Squire’s Isle Created by Geonn Cannon

12 Days of Squire’s Isle Christmas: 7 Minutes of Dead Air

Summary: Nadine and Miranda don’t let their personal lives get in the way of their work. Usually.

“It’s that magical time of year, boys and girls,” Nadine Powell said into the microphone. “That wonderful week where it’s all holiday music, all the time, and still a week away from being sick to death of hearing holiday music nonstop. And yes, I’m saying holiday music and not Christmas music, because we’re mixing it up a little and playing all kinds of music for y’all here. There’s a whole lot of controversy about saying happy holidays instead of merry Christmas, and I think that’s a little elitist. Well, a lot elitist. Christmas is the grand poobah of holidays going on right now, but there are so many others happening. And just because someone isn’t celebrating one particular holiday doesn’t mean they can’t take part.

“Let’s forget about labels for a second and just boil things down to their bare minimum. What we’re doing is deciding for one month at the end of the year to sit down and appreciate one another. With gifts and with our presence – that’s presence with a ‘c’, by the way – and we go out of our way to honor each other on the coldest nights of the year, when we really should just stay in bed wrapped in our cozy comforters. We put aside hurts and grievances and just focus on the really important things in life.

“Sorry to venture into this territory, but I think it’s important that we remember that the biggest holiday going on right now was… well, let’s just say it was appropriated from an entirely different holiday and imbued with meaning from an entirely different religion. It’s not the name of the holiday that’s important. It’s not whether you put up a tree or light candles in your window. What’s important is that you put aside selfishness and be kind to each other. Right now we’re going to take a commercial break so we can acknowledge the retailer’s religion, and when we come back we’ll have more music for you. Stick with me. I’m your Pixie, Nadine Butler, and I’ll be here for another two hours. See you soon.”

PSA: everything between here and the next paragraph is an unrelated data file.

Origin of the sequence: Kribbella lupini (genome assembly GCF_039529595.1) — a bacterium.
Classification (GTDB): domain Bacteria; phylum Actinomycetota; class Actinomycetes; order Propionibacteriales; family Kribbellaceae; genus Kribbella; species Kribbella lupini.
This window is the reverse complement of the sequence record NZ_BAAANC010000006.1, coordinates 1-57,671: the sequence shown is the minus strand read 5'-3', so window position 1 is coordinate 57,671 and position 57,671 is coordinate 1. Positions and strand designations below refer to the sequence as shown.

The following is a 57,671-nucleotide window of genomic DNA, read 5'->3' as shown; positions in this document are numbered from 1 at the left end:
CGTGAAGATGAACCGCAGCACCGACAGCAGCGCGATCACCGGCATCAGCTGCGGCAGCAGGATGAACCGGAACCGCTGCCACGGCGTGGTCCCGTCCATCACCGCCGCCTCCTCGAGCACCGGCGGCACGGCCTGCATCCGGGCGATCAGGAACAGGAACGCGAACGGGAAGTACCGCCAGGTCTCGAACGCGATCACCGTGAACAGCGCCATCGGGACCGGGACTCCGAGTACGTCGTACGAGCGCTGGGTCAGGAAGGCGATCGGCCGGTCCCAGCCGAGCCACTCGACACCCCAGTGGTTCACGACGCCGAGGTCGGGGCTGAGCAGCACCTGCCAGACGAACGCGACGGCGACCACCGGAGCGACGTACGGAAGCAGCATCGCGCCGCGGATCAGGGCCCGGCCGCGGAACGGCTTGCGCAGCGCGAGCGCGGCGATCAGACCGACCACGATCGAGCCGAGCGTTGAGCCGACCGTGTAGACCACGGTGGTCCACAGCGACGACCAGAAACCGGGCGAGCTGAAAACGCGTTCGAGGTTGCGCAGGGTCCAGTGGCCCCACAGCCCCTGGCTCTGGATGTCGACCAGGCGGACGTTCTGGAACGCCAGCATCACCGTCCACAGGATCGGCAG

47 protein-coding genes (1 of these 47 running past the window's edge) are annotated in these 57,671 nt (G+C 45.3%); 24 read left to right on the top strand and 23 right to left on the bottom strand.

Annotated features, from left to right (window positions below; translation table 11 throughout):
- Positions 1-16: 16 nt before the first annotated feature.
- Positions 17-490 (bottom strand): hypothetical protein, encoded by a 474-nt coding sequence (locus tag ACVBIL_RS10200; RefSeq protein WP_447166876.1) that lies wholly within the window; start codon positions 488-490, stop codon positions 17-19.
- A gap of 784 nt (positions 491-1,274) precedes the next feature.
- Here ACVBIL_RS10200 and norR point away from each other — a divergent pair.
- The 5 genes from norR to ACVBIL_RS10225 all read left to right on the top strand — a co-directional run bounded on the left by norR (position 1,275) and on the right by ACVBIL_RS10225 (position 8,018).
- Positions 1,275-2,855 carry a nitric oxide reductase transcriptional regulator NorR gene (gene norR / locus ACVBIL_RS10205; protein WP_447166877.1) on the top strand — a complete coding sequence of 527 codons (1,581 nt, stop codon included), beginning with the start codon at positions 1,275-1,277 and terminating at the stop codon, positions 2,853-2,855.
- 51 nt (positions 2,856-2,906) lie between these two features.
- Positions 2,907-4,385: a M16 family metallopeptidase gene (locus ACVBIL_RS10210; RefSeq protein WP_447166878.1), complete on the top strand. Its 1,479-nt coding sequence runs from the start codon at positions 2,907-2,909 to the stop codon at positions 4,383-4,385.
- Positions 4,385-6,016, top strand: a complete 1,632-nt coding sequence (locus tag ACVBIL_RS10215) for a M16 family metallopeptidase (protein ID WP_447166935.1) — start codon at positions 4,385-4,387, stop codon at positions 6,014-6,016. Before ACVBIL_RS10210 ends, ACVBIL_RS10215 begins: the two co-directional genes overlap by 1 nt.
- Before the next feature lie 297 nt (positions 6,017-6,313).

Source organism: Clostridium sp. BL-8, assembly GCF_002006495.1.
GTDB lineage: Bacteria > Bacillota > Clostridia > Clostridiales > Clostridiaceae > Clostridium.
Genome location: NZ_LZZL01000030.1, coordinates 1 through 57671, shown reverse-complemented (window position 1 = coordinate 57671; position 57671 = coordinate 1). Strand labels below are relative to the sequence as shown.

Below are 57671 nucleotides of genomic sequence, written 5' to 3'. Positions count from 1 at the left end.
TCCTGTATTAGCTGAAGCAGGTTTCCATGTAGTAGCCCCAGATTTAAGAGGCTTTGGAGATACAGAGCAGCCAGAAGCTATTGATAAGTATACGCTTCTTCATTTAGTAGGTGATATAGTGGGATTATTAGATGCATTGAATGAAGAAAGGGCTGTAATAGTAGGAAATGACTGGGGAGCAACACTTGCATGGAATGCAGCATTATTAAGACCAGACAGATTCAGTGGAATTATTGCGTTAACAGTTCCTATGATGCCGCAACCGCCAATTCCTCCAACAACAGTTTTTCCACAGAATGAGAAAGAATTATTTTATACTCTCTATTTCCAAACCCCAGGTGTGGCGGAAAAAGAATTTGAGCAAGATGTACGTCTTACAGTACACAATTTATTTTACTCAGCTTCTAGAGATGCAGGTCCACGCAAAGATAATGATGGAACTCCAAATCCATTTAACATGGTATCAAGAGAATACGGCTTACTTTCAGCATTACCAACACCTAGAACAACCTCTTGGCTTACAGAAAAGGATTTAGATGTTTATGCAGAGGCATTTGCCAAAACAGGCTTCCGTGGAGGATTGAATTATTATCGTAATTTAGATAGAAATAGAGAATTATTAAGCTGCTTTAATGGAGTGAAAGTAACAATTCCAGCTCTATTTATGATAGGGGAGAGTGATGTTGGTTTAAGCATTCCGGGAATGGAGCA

She disconnected and took off her headphones as the commercial began playing, ruffling her hair and leaning back in her chair. She’d never been happier that she’d chosen to keep her maiden name for broadcasting. Being Nadine Butler allowed her to ignore all the things going on with Nadine Powell so it didn’t spill over into the airwaves. Things like exhaustion, frustration, and a general irritation with the woman she lived with, the woman whose name she had taken.

Miranda was currently in her office with the door closed. They had been awake together that morning, but neither had said much. The night before was still echoing off the walls of the living room. She knew exactly what the fight had been about, and she was smart enough to know the fight hadn’t really been about any one thing. They were both human beings, and they got on each other’s nerves from time to time. They argued and disagreed. Last night had been a royal battle, a culmination of weeks of built-up slights had burst out in a single volley of harsh words.

They called a truce for dinner, and that changed into silently watching television together until Miranda went to get ready for bed. Nadine usually stayed up for a while watching TV or reading, but tonight she didn’t want to risk waking Miranda and sparking round two of their argument when all she wanted was to sleep. She had waited until she heard the shower running and snuck down the hall, changed into her pajamas, and crawled under the blankets. She was mostly asleep when Miranda came out of the bathroom, so it wasn’t exactly faking… not exactly…

She still felt guilty about it, and about giving her wife the cold shoulder that morning. She had been in the wrong, but so had Miranda. Nadine countered a valid argument with a similarly truth-based gripe, and around they went. It frightened her how quickly they’d gotten angry with each other. Normally fights were short-lived and easily remedied, but this one was dragging out into its second day. She didn’t feel like apologizing, and she doubted Miranda would take the step, either. So they were stuck in their neutral corners waiting for the other one to get over the hurt feelings first.